Friday, 26 August 2005

Poets and Patrons

Apologies for the silence. I've been preparing a review of John A. Scott's wonderful new book Understanding Dante, and have it nearly ready. It's for The Sixteenth Century Journal.

I then read Cynthia Brown's book Poets, Patrons, and Printers: Crisis of Authority in Late Medieval France(Cornell U Press, 1995). She talks about the way that printers become very important and influential at the opening of the sixteenth century and, by examining things like frontispieces and colophons, she charts the rise of the author and his sense of identity, especially via an increasing sense of literary rights (or copyright). Fascinating, and persuasively written. I also had a read of Robert Edwards's Ratio and Invention: A Study of Medieval Lyric and Narrative(Vanderbilt U Press, 1989). If anyone has read it and has a comment on it please post; I couldn't make head nor tail of it, and I suspect that may be because the book has neither head nor tail.
If I have not been able to make sense of an argument in a book, whose fault is it? Mine, for being thick (a strong possibility), or the author's, for not being able to get his point across? I remember a long time ago handing a piece of work in to my history of art lecturer and going through it with him; at one point he said that something wasn't clear and I, in a moment of humility, apologised. He said, Yes, you should apologise, because it is your fault and your problem if the point is not getting across. You are responsible. Agens rather than auctor maybe.

I've seen the V.A. Kolve Festschrift s/h and was thinking of buying it. But I'm a bit wary of buying collections of essays: after all, you'll only ever need to refer to one or two ever. What's the point? I usually prefer to plough money into texts. I just ordered Shackleton Bailey's new edition of the Thebaid, for the LOEB. Has anybody used it yet? I'm presuming it is a new edition, and translation. I'm missing good bookshops here in Dublin.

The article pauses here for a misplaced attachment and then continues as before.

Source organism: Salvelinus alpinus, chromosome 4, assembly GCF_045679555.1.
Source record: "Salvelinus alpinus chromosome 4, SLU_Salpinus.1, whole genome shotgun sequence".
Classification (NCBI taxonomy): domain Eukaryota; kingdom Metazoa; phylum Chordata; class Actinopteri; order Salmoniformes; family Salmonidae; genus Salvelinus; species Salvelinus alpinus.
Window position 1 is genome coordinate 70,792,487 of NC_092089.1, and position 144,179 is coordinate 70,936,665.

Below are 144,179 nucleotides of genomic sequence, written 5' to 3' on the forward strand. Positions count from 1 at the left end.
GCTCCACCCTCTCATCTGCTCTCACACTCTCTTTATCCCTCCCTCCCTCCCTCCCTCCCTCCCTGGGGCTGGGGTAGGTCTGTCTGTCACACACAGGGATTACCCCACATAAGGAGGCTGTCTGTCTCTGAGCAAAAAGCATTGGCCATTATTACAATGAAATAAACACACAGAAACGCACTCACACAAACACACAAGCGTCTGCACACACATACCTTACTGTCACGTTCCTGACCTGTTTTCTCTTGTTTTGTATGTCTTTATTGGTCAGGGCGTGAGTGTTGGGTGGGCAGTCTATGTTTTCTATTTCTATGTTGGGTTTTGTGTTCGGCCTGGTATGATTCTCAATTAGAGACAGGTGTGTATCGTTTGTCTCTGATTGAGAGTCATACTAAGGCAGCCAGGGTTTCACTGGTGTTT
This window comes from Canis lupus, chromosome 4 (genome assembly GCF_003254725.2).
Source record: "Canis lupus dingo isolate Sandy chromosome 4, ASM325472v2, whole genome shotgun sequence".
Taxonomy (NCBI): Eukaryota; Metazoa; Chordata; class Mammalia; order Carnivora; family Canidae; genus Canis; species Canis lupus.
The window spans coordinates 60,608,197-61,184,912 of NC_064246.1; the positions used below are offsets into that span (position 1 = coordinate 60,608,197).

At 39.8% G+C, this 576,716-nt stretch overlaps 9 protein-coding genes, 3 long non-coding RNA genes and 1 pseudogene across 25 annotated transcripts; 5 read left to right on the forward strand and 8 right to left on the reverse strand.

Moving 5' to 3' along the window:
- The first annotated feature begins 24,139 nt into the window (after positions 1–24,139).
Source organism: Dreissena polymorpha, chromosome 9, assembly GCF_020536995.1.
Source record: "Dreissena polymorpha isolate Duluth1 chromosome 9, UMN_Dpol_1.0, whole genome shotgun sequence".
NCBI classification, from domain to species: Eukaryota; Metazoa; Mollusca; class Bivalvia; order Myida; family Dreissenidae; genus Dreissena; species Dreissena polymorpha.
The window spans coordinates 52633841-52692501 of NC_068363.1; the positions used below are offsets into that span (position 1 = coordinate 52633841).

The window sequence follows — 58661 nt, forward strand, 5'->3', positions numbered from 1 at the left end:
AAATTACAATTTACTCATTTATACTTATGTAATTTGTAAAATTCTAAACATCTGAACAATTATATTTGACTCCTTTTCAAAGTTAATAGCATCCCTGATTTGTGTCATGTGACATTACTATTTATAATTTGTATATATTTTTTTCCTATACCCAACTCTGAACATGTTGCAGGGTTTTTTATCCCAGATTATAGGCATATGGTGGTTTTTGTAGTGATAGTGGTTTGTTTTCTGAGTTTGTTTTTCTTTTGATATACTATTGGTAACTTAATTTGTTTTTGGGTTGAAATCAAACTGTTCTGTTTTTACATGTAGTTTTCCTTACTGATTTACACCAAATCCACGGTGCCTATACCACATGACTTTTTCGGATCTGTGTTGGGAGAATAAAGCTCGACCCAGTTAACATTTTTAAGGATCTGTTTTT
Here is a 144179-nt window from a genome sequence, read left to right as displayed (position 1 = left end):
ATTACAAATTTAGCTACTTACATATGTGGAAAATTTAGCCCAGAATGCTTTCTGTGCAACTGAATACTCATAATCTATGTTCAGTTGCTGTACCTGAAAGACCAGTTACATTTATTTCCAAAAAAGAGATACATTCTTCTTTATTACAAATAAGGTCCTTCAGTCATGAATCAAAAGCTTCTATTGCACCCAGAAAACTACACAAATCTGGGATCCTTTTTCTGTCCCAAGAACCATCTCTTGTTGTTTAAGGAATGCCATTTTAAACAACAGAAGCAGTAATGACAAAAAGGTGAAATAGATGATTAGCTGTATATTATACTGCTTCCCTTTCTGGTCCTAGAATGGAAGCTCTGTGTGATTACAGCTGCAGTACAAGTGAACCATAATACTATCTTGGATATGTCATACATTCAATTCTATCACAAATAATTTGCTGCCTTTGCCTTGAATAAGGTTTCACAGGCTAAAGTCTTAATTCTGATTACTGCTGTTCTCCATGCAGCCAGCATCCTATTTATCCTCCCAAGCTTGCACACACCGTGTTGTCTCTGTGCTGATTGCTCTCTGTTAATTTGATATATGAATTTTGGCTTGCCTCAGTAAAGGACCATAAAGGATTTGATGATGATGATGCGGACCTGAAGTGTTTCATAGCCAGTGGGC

5 comments:

kcsefalvay said...

Yeah, the Ratio and Invention. I came across that book last summer while I was doing research work at the Herzog August Bibliothek, an assistant professor (I won't mention her name, she is pretty well known and it's not too difficult to fathom out her identity) who was very fascinated by the book told me to check it out. I did, and I still regret having sat over it for about two days, brooding about the obscure sense hidden in the text. I did not found out a thing, and I ascribed it to my youthful and inexperienced mind (having been barely 18 at that time), but I'm glad I'm not the only one to whom this book was useless :) Luckily, it was only of lateral interest to my work (I was researching on certain motives in Les Tres Riches Heures du Duc de Berry of the Limbourgs).

A month later I finally decided to apply for law instead of History of Art.

Miglior acque said...

Hmm, I'm sorry to hear you went for Law instead of H of A. I read H of A for my u/g degree. I'm not sure how useful it Edwards's books might be looking at the Tres Riches Heures though? I've given Ratio & Invention a chance. Now I'm reading Paul Strohm's Social Chaucer. Better written, more interesting, not without its problems, but stimulating.
One can always go back to History of Art though!

kcsefalvay said...

Yeah, I also regret it. But unfortunately, I'm a poor parents' kid from a poor country, and cannot afford doing beautiful but unprofitable things :)

The Edwards book did not help me, either :) I did not get why I was given the book in the first place. Anyway, I wasted two days with the book, and did not get out much of it.

Darragh said...

The secret to good writing style is having something to say and saying it clearly - Matthew Arnold

If you can't say it clearly, then you don't understand it yourself - John Searle

Miglior acque said...

Thank you boys. The book, in reality, is about something that I believe is very important and also very difficult and it is certainly better that the book is out there than that it is not. He talks about medieval literary theory and music, and there are a whole host of implications and ramifications for what he discusses in the book, some of which, frankly, I'm too unlearned to appreciate. The reviews were generous enough and by rather clever people (Mary Carruthers [Speculum, 1992], and RA Shoaf [MP, 1992]), so I fear that the problem lies more with me than this book. I shall give it another go, but not soon. Sometimes one is not ready.

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